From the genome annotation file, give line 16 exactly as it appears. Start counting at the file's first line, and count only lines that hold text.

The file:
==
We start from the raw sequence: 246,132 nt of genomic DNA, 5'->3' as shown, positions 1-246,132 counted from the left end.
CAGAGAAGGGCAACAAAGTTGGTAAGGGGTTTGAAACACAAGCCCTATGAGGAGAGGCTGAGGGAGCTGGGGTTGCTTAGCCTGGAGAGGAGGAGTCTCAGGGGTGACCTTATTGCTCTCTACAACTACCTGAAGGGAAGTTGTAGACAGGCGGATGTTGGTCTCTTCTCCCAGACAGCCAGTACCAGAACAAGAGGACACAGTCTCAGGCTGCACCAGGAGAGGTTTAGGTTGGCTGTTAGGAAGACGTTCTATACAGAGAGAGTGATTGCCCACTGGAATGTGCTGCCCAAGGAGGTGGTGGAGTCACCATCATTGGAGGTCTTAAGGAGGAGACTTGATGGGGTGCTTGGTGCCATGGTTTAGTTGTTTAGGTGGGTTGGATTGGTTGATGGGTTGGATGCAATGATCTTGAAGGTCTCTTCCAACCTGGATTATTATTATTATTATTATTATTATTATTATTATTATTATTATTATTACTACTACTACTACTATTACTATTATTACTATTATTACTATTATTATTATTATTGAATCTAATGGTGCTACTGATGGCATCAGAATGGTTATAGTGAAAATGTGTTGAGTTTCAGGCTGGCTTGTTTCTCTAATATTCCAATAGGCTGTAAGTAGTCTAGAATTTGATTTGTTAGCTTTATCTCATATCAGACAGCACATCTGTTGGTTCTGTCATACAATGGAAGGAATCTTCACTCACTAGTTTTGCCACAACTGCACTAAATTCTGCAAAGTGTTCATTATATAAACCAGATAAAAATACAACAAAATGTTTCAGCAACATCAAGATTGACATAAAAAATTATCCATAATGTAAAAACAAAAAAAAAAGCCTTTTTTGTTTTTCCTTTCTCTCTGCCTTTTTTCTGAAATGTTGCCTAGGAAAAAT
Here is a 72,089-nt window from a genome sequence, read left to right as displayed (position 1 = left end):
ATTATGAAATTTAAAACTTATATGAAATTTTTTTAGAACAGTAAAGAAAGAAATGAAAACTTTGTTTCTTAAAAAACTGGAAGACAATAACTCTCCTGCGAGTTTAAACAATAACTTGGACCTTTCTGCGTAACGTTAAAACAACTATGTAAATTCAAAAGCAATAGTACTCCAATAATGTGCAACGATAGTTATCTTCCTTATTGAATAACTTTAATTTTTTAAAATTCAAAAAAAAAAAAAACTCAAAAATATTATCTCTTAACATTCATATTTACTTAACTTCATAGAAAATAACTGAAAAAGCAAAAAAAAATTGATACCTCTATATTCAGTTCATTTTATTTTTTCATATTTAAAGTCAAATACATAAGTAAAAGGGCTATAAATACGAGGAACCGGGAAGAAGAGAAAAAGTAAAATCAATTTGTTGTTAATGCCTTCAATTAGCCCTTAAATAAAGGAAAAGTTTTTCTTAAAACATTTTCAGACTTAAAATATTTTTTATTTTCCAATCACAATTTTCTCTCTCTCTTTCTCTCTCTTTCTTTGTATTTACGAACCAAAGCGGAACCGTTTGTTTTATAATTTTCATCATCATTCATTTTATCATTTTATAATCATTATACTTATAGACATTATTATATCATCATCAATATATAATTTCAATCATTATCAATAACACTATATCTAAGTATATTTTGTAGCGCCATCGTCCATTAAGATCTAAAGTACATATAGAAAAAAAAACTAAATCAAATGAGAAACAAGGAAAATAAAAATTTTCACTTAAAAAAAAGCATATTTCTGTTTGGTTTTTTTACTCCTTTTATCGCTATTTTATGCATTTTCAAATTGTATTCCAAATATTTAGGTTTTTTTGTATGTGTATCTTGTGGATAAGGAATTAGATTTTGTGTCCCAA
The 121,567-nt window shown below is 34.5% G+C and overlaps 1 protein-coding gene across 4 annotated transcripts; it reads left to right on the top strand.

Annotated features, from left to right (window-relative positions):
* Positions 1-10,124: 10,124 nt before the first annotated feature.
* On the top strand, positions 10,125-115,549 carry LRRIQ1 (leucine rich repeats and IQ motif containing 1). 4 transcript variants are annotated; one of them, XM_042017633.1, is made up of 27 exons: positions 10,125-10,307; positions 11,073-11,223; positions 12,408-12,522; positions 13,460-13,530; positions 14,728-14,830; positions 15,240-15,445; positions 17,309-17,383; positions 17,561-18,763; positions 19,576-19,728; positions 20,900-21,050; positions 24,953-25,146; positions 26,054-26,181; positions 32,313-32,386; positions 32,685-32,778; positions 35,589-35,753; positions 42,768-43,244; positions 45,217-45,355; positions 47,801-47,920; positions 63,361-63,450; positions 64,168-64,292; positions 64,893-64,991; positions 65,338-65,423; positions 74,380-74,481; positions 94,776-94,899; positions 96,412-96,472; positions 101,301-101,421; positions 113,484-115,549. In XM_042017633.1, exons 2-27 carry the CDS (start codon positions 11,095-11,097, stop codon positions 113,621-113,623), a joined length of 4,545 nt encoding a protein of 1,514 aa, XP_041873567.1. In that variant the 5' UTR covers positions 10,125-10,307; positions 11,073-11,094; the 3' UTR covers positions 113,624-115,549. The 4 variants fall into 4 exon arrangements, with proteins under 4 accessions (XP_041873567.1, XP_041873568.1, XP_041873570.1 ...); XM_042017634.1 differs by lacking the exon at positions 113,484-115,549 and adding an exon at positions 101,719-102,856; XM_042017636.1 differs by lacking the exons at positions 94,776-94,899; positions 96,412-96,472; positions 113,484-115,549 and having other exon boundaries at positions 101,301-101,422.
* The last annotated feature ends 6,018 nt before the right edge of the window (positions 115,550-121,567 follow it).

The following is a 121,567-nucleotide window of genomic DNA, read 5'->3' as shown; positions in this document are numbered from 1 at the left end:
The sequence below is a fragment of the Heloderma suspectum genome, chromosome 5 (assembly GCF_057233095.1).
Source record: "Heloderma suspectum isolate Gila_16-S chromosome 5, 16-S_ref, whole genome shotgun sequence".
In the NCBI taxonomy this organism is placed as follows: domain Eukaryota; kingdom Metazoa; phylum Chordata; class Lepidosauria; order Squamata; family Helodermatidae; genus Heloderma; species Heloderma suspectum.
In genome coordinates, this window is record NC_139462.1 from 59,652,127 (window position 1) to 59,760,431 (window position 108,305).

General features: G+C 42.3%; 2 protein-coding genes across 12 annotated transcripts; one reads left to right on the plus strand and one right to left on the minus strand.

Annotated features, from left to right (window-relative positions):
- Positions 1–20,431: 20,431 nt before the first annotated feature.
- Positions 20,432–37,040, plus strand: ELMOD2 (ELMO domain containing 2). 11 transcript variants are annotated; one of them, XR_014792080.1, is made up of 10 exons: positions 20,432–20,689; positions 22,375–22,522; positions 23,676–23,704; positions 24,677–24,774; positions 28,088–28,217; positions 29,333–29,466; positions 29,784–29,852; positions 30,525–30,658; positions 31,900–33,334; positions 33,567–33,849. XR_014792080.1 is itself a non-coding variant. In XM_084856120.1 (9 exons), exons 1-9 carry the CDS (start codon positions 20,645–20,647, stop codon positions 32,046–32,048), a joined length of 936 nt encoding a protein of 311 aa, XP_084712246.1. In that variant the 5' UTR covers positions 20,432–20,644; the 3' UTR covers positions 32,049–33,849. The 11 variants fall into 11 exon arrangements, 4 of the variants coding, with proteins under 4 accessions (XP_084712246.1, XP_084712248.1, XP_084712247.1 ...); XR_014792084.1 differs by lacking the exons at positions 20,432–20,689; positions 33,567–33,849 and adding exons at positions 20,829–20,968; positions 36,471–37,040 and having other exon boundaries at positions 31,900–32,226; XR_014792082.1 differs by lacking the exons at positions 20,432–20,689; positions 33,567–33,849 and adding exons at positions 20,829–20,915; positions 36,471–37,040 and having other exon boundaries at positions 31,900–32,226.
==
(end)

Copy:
Annotated features, from left to right (window-relative positions):